“All of a sudden, farming is cool again. Now that it’s on YouTube the kids want to be farmers again,” said Zach Johnson, known as Millennial Farmer on YouTube and across social media platforms, in a recent interview with AgweekTV’s Emily Beal at the Crary Full Pod Event.

For most of us rooted in agriculture, farming has always been cool. But the realities and harshness of farming and ranching haven’t always made what feels cool a career choice or path.

What Johnson said in his interview stuck with me. I’ve been thinking about how the next generation of farmers won’t all be the “next” family generation on a traditional farm.

The next generation of agriculturists may sprout from youth who grow up watching farmers on YouTube, pursue agriculture education and choose an agricultural career path.

Those watching farmers on YouTube could enroll in agriculture education courses in their high school and join an FFA chapter. Or youth watching farmers on YouTube may join a local 4-H club.

How we bring new and more people into agriculture changed and continues to evolve. Yes, agriculture is a way of life, but gone are the days that we only follow the way things used to be.

Agriculture needs more people, more of a future generation, and how we bring them to our rural communities, farms and ranches requires varied approaches.

I ignore the critics and focus on the connectors creating the changes we need to grow a future for agriculture, making farming cool to new audiences.

In the winter of 2016, I met Zach Johnson at a west-central Minnesota supper club where I was a county soybean and corn growers banquet speaker, sharing about the importance of farmers sharing their stories and building connections outside of agriculture to a group of farmers.

Johnson was the chair of the county corn and soybean organization and event organizer. He shared his desire and plan to start sharing about his farm and agriculture practices in social media.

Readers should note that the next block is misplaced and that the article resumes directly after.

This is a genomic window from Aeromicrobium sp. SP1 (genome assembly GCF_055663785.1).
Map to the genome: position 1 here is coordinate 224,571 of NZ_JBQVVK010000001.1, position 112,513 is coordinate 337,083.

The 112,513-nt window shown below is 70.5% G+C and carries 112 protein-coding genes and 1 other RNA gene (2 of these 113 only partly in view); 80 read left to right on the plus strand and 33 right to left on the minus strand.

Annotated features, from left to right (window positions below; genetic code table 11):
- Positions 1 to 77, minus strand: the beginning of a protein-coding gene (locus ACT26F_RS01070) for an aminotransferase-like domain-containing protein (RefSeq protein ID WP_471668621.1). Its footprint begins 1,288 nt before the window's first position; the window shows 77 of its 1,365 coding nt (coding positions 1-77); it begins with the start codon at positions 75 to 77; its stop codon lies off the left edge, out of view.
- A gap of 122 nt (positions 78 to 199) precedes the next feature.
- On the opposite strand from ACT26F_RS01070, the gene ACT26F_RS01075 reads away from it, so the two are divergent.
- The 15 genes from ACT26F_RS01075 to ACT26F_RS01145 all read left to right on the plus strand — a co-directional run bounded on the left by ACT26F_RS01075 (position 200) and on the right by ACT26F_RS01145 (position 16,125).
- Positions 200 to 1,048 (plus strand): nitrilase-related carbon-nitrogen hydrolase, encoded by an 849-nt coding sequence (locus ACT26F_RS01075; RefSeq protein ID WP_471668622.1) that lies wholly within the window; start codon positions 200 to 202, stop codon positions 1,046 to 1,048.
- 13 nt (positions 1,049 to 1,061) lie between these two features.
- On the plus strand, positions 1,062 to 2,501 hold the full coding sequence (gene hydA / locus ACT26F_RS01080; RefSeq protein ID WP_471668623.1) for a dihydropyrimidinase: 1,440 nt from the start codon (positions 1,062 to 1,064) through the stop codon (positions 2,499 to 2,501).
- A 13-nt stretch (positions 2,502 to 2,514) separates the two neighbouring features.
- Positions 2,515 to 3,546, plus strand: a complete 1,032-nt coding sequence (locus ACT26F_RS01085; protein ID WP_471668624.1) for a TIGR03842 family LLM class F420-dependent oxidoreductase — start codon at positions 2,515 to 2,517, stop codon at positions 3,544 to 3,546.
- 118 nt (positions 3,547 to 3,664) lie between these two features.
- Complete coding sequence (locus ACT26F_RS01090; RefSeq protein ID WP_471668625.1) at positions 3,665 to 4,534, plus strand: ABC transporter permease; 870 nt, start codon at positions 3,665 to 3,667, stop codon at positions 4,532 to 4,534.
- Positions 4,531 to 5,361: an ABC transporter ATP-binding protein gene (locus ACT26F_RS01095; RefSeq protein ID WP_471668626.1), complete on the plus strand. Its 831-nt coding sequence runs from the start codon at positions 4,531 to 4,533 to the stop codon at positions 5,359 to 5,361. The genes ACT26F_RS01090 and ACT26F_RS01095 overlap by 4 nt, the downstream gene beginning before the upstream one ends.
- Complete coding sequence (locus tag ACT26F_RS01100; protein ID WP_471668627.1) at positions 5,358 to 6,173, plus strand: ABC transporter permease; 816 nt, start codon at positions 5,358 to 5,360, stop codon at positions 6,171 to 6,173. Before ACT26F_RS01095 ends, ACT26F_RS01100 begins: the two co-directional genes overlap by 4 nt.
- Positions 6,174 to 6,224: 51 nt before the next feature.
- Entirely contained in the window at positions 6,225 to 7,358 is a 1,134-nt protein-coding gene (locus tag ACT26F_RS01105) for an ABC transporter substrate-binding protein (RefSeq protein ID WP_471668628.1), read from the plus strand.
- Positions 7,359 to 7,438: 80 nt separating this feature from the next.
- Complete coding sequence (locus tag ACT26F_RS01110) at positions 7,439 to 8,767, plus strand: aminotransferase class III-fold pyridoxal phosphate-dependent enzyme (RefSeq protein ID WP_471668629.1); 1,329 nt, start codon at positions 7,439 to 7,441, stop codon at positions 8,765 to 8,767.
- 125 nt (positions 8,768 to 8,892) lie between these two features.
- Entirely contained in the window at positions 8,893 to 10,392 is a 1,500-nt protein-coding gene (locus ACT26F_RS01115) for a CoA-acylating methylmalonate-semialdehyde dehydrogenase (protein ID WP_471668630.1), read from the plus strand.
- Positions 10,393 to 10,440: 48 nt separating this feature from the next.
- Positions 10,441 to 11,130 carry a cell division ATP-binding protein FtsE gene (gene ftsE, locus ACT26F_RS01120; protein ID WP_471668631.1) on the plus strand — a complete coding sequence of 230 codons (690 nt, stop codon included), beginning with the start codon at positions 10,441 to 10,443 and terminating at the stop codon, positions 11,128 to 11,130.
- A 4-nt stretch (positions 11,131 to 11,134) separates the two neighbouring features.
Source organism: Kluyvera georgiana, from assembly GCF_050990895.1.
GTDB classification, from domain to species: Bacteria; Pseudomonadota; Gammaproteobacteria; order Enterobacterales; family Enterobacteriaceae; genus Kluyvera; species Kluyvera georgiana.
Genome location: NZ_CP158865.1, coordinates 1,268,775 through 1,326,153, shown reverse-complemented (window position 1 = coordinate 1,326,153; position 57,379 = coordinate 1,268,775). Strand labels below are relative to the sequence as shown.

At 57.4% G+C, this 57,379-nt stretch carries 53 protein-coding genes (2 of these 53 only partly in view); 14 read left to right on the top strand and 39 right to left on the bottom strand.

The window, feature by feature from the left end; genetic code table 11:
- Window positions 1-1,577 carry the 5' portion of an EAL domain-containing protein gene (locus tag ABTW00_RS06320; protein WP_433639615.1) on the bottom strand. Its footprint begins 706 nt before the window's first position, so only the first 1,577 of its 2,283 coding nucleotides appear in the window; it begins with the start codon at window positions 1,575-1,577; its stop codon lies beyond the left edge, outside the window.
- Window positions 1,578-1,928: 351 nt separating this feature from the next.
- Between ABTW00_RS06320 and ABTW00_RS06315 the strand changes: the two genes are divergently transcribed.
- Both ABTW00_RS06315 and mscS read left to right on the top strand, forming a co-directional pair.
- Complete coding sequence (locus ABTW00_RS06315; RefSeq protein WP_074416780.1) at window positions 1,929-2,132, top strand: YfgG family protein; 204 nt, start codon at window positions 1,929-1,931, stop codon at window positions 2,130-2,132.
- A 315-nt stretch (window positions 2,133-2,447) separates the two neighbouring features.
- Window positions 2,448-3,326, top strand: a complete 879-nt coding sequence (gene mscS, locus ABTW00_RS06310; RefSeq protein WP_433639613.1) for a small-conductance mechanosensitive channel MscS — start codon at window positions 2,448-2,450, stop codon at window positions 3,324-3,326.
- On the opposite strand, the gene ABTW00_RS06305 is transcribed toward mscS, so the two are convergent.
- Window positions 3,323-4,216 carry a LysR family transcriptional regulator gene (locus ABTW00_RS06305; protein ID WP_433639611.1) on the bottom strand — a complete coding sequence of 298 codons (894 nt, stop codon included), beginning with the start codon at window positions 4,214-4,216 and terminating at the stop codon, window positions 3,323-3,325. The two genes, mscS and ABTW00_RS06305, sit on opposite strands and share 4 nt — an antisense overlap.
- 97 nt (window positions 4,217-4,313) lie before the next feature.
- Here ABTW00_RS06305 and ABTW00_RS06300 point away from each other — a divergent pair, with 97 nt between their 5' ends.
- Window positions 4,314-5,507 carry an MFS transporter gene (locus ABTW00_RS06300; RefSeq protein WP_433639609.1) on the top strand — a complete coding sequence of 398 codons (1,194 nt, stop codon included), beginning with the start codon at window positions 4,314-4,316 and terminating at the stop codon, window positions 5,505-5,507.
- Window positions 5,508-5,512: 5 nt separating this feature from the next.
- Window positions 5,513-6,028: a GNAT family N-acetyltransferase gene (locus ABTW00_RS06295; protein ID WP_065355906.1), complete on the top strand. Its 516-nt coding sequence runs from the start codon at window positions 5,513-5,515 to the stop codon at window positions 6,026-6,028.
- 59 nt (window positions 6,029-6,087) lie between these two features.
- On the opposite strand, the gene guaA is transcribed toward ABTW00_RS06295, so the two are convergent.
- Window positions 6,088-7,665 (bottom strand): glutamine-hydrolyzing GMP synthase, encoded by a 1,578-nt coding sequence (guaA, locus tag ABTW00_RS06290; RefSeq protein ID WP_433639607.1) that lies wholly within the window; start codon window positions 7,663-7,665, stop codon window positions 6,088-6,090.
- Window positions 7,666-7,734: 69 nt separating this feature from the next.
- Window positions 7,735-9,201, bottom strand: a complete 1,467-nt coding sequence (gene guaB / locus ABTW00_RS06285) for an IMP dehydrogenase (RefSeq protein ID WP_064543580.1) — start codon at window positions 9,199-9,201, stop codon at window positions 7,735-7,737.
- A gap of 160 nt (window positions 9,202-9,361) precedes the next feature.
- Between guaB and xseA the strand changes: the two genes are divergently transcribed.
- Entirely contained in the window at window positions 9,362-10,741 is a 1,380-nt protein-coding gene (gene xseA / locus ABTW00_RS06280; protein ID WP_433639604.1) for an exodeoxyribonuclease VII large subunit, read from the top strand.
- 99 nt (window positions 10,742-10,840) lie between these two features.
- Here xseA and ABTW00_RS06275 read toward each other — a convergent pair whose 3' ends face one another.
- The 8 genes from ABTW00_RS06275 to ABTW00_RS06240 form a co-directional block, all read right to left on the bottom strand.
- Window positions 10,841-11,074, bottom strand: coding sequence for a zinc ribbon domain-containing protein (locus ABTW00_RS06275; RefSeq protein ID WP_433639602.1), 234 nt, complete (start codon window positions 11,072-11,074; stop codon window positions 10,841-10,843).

I remember specifically sharing with Johnson to not start a blog, as I was a burned-out blogger at the time. Instead try YouTube, I said, which was and is the second largest search engine behind Google.

Agriculture needs content created by agriculturists, I said. I continue to support that statement in my work at Agweek where we have more than 250 years of combined agriculture experience on our editorial team.

On an early spring day in 2016, Johnson texted that the YouTube channel launched, with zero subscribers.

As of today,

the Millennial Farmer YouTube channel

has 983,000 subscribers. That’s far more than the population of my home state of North Dakota, which just hit a record of nearly 780,000 residents in 2022.

Imagine if 1% of those YouTube subscribers are Gen Zers, born from the late 1990s to early 2010s who choose to engage in agriculture — 9,830 agriculture students who choose agriculture careers. Maybe there are 9,830 future agribusiness employees or business owners, large animal veterinarians, animal scientists, and plant pathologists. The list is long and opportunities are bright.

Farming being cool to a new generation motivates me. Let’s not limit ourselves to how we make farming cool again. Utilize new technology and platforms to connect and show others just exactly why farming is cool and how it is possible for them to know, live and work in growing food, fiber and fuel.

Make farming cool again. Or for those of us who always thought farming is cool, share your why and purpose of living and working in agriculture with others.

Pinke is the publisher and general manager of Agweek. She can be reached at kpinke@agweek.com, or connect with her on Twitter @katpinke.

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